In 10- to 17-year-old children, children who reported cigarette use were more likely than nonsmokers to complain of heartburn (25.0% vs 4.1%; P = .01). No other complaint was associated with cigarette, alcohol, or caffeine consumption or passive smoking exposure. In 3- to 9-year-old children, no complaint was associated with caffeine consumption or passive smoking exposure.

COMPARISON OF CHILD AND PARENTAL RESPONSES

Children aged 10 to 17 years were more likely than their parents to report yes to feels like throwing up or nauseous (11.2% vs 6.4%; P<.01), stomachache (27.9% vs 15.2%; P<.01), sour taste or taste of throw up (8.8% vs 1.9%; P<.001), and hurts to swallow (3.6% vs 1.1%; P = .02).

In this sample, symptoms suggestive of GER are not rare in childhood. In adults, heartburn and acid regurgitation are specific but not sensitive symptoms of GER disease diagnosed by 24-hour pH probe monitoring.10 Sensations of burning pain in the chest (heartburn) and acid regurgitation were reported as occurring on a weekly basis in about 2% of 3- to 9-year-old children and about 5% to 8% of 10- to 17-year-old children. The prevalence of at least weekly heartburn reported in children in this study is lower than that reported in adults (17.8%),2 while the prevalence of acid regurgitation is comparable (6%).2 It may be that regurgitation is not associated with complaints of heartburn because prolonged regurgitation is necessary to produce this symptom.

Clinical practice suggests that other symptoms may correlate with GER in children, including vomiting, nausea, abdominal pain, epigastric pain, and odynophagia. This study reports also on the frequency of these symptoms in children. The sensitivity and specificity of these symptoms and acid regurgitation and heartburn in children need to be determined before the prevalence of symptoms caused by GER can be determined

In this survey, only a fraction of the children with GER symptoms were treated with over-the-counter antacids or histamine2 antagonists. Still, 2.3% of 10- to 17-year-old children reported treatment with antacids within the past week. This is a far lower rate than for adults, among whom 12.5% take indigestion aids (including antacids) 2 or more times a week.3 The difference in treatment patterns for these complaints between adults and children may not be solely explained by the frequency of complaints, and may reflect other factors. Children might be treated less frequently because their parents do not know the frequency of their complaints, as suggested by the finding that children were more likely to report nausea, abdominal pain, and acid regurgitation than their parents. This probably is because these symptoms are internal experiences vs overt events such as vomiting. This study underscores the importance of medical personnel asking older children about symptoms of GER during annual checkups.

Chest pain was associated with cigarette use, and this should alert practicing physicians to ask about smoking in older children complaining of this symptom. Cigarette smoking can cause chest pain from either respiratory tract disease or GER and esophagitis in adults. The mechanism causing esophageal disruption is probably multifactorial and includes cigarette smoking's effect on reducing the lower esophageal sphincter pressure, decreasing esophageal clearance, and producing free radicals and other mediators that result in tissue injury and decrease defense mechanisms.11 Shabib et al12 found that passive smoking is a risk factor for esophagitis in children with exposure to at least 10 cigarettes a day. In this study, passive smoking referred to any smoking in the house in the past week; the difference in definition might explain why this survey did not find it to be a risk factor for the development of symptoms of GER.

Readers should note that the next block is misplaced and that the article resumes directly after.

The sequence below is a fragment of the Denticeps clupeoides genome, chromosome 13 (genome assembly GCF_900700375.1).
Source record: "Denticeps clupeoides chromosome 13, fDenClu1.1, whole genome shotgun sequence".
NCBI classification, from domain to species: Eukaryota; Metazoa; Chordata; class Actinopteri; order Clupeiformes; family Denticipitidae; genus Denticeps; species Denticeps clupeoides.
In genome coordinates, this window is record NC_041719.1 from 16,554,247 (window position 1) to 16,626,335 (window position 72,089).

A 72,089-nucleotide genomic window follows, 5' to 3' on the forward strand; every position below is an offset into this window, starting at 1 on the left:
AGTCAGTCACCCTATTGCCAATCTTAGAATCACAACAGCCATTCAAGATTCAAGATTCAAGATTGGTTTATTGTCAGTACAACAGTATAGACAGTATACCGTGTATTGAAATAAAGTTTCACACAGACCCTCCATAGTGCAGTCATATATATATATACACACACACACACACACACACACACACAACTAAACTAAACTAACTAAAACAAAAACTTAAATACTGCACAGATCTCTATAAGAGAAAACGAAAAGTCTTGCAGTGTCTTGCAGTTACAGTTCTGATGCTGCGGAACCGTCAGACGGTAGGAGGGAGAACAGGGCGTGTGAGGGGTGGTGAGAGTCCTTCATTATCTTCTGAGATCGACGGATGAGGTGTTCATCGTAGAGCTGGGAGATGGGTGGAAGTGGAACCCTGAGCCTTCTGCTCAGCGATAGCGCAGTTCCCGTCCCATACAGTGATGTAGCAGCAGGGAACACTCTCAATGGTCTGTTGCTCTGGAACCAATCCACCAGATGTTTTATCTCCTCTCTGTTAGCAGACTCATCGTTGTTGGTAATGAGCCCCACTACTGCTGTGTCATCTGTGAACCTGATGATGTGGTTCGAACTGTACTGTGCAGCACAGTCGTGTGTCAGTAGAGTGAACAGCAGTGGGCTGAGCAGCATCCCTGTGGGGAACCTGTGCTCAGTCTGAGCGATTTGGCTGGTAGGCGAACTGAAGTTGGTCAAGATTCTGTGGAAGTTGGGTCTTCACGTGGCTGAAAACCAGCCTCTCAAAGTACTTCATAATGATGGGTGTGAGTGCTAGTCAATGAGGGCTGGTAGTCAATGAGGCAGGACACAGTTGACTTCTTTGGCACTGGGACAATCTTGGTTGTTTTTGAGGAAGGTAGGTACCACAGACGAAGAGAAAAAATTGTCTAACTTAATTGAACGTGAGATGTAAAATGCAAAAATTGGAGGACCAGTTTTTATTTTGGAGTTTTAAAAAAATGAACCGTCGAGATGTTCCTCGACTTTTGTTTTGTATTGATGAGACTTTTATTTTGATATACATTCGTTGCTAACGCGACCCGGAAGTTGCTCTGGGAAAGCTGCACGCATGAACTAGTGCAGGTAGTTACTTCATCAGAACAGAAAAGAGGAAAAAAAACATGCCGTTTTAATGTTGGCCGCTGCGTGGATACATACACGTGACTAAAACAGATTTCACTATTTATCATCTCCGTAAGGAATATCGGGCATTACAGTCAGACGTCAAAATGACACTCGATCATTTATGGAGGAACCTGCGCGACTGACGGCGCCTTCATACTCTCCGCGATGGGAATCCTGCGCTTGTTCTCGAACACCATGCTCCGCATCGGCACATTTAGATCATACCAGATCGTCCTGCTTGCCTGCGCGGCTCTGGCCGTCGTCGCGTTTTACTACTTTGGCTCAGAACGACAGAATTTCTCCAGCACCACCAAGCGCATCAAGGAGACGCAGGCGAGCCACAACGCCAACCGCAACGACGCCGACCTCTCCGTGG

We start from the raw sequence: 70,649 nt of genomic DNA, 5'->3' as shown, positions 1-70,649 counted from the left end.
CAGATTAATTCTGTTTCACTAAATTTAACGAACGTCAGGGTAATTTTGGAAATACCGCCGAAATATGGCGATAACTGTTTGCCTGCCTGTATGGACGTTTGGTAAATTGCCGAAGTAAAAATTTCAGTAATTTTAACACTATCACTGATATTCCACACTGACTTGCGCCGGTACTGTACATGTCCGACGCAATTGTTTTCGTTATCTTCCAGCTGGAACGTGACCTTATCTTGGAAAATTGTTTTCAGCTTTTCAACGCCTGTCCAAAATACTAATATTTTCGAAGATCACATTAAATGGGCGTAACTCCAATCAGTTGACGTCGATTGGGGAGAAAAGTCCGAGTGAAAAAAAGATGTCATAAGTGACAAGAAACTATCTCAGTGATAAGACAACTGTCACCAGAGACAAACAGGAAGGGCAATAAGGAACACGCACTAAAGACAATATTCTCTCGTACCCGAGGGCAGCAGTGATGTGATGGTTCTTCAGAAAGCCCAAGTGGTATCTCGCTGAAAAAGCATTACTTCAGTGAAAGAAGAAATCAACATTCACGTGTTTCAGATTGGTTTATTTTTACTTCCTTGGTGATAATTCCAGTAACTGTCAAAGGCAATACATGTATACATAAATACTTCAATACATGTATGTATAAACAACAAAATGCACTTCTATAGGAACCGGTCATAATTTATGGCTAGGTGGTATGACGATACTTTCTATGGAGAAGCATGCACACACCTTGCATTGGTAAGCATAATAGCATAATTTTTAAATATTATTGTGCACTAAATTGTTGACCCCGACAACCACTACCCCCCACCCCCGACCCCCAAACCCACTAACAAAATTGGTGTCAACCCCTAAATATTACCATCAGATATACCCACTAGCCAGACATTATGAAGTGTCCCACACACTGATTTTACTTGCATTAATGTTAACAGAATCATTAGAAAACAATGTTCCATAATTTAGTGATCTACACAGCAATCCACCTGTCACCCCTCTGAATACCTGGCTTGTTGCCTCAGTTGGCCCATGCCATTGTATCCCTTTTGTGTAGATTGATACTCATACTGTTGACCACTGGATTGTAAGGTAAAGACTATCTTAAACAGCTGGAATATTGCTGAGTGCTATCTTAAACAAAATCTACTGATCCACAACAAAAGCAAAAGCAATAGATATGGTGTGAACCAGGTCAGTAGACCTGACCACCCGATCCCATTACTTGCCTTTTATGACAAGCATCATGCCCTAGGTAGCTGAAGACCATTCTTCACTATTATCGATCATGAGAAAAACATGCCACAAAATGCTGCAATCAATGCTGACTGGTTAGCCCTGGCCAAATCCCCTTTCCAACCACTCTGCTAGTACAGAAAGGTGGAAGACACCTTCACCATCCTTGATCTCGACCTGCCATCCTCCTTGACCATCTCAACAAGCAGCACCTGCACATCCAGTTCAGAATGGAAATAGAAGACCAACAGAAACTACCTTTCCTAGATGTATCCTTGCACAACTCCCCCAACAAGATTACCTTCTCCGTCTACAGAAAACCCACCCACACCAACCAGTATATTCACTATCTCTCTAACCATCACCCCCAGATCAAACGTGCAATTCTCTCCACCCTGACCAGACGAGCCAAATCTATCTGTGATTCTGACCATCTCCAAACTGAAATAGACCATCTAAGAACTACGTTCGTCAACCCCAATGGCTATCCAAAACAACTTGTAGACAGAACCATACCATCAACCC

In our survey, chest pain and other symptoms of GER were not associated with caffeine intake or alcohol use. This is in contrast to adult studies13 that have found both of these to be risk factors for heartburn. Amount of exposure may also explain these differences.

Since this study involved children from mostly white, non-Hispanic, and well-educated families, its findings can only be generalized to this group. Investigations of different racial, ethnic, and socioeconomic groups are needed to examine the prevalence of symptoms in other subpopulations. Cross-cultural studies would also be helpful to clarify genetic, dietary, and environmental influences that may contribute to symptoms, perceptions, and management of GER.

In conclusion, GER symptoms are frequent among children. Although the percentage of children complaining about most symptoms of GER is less than 10%, the absolute number of affected children in the community is considerable. Children with symptoms of GER should be examined for possible complications, such as poor growth, respiratory tract problems, food aversion, and esophagitis; furthermore, an assessment should be made about whether these symptoms are interfering with daily life, such as disrupting play or school. Prospective longitudinal data are needed to determine which children with symptoms of GER actually have GER disease and are at risk of developing complications. Randomized controlled trials are needed to determine the optimum treatment for patients at risk of developing complications of GER and those in whom GER affects quality of life.

Box Section Ref ID

Editor's Note: I hope this study will lead to another that will determine how many children and teenagers actually have gastroesophageal reflux and how many are only plain, young bellyachers.—Catherine D. DeAngelis, MD

Accepted for publication June 22, 1996.

Presented in part as a poster at Digestive Disease Week, Washington, DC, May 11, 1997.